By Wendy Witherspoon
The renowned Turkish journalist Hasan Cemal sat on the patio of Istanbul’s Bebek Hotel last month, the waters of the Bosphorus Strait lapping behind him. Around Cemal crowded six Berkeley Law students who had been preparing for weeks to interview him — and more than two dozen other Turkish politicians, jurists and human rights advocates — for Lecturer in Residence Jamie O’Connell’s course “The Law and Politics of Turkey: Contemporary Issues.”
In the first half of the semester, the students and O’Connell, a senior fellow at the Miller Institute for Global Challenges and the Law, had intensively studied Turkey’s modern political and legal development. “The readings were just the jumping off point for the real learning, which happened in our discussions,” O’Connell said. “The students assimilated extraordinarily complex material on history, politics and law, with a level of sophistication that is amazing even for Berkeley Law students.”
The course underscores the law school’s commitment to global engagement.
“As Dean Choudhry has emphasized, in a globalized era, our graduates increasingly face transnational issues in their work — whether they work for law firms, companies, government, or nonprofits,” O’Connell said. “Training in international and comparative law also sharpens core skills that all lawyers need, such as the ability to comprehend widely varying points of view, regardless of how much they work across borders.”
Turkey presents a significant case study for law students interested in international issues, O’Connell explained. Often seen as a bridge between Europe and the Middle East, Turkey is an economically advanced democracy on the front lines of the civil war in Syria and the struggle against the brutal Islamic State there and in Iraq. It hosts over 1.5 million Syrian refugees, and its moderate Islamist government was seen as a model for democratizing Arab states after the Arab Spring. At the same time, the country faces increasing criticism at home and abroad for authoritarian tendencies and for refusing to recognize the 1915 Armenian massacres as genocide.
For Abby Ludwig ’15, who had studied comparative politics before enrolling at Berkeley Law, the course provided an opportunity for multidisciplinary study. “I came to Berkeley excited about the opportunity to learn about how law and politics interact. The course explored these issues on a both a theoretical and practical level,” she said.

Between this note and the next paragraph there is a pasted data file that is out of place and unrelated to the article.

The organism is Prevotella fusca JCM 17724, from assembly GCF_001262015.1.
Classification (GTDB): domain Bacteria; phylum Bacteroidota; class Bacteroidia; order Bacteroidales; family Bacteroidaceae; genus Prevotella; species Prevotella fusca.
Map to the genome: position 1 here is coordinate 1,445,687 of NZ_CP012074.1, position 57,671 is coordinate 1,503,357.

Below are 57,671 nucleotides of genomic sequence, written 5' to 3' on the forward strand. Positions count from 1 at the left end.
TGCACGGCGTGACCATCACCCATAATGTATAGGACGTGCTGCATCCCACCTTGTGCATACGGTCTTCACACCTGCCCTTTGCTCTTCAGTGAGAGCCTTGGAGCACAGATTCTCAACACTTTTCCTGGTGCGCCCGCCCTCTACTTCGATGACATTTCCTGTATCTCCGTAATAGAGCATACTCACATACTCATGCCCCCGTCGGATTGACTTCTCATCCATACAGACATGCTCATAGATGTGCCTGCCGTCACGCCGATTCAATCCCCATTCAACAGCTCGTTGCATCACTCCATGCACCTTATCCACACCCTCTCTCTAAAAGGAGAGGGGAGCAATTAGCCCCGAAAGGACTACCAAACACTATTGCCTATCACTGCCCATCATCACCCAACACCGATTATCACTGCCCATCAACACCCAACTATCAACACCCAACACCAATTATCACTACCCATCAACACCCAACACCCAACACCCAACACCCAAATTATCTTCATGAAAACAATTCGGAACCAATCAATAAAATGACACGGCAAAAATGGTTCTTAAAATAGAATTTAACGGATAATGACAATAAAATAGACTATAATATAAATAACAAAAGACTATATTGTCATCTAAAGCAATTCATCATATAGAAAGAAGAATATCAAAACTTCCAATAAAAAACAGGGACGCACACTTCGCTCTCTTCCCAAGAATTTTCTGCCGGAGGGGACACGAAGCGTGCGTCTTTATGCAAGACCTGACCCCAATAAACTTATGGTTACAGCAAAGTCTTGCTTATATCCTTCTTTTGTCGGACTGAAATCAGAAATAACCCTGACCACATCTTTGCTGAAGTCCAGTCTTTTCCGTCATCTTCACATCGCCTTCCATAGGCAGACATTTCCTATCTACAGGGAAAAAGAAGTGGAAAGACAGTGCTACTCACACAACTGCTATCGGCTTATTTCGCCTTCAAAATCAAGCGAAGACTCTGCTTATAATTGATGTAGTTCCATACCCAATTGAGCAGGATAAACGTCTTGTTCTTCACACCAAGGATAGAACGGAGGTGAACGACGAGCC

The small group setting was equally compelling. “Working with this group of peers was one of the most exciting experiences I have had in law school,” Ludwig said. “Professor O’Connell purposefully chose six students whose perspectives and personalities would challenge and complement each other. We learned a huge amount from each other and formed an intense personal bond over the course of the semester.”
Sahar Maali ’15 admits that when she first saw the course announcement, she was skeptical — the intimate class setting, a chance to focus on a particular international region and the opportunity to travel — “it just seemed too ideal,” she said.
Maali had spent the previous summer working for WilmerHale on an arbitration proceeding between Iraq’s national government and the country’s Kurdish region over oil exports. When she visited O’Connell in his office to discuss whether she should apply for his seminar, she was quickly convinced. “I knew this course would be a wonderful capstone to my law school career” she said.
Before the trip, the students researched the backgrounds of the interviewees and drafted in depth interview questions on women’s rights, democratization, the role of the military in politics, and the treatment of ethnic minorities. One student was designated to lead each meeting.
“One of the skills the students developed was how to orchestrate discussions with senior professionals to get the information and analysis they needed,” O’Connell said. “That skill is important in many professional contexts, such as investigative interviewing for legal cases.”
As a counterpoint to Cemal’s liberal views on fraught relations between the Turkish state and the country’s large Kurdish ethnic minority, O’Connell arranged an interview with retired Lt. Gen. Altay Tokat, who discussed the military’s twenty-year-long conflict against the armed wing of the Kurdistan Workers Party (PKK). Many of Tokat’s positions contrasted with those of several students, which challenged their interview skills.
“We did not think it would be respectful — or feasible— to change the minds of people we met, but we did find it valuable to do more than just absorb passively,” Mark Donig ‘16 said. “We sometimes challenged General Tokat, and others, but always with respect and with an appreciation that the differences between us presented an opportunity for us to learn and reflect.”
Gender equality is another contentious issue in Turkey, where women’s rights activists have secured important new protections against discrimination, but fear that the growing role of religion in public life will erode those gains. The law students interviewed Meryam Göka and Zeynep Jane Kandur, strong supporters of the Islamist ruling party, as well as Emine Tarhan, a member of parliament, leader of the opposition Anatolia Party, and advocate for the strict separation of religion and state.
The direct access to different perspectives and legal cultures that this course provided is a critical component of a global legal education, in Ludwig’s view.
“Legal issues are no longer confined within national borders,” Ludwig said. “Globalization has been changing the legal profession profoundly. That dynamism will make my career more exciting, but also more challenging. This course offered an invaluable opportunity to explore that shifting landscape and further prepare myself for practice.”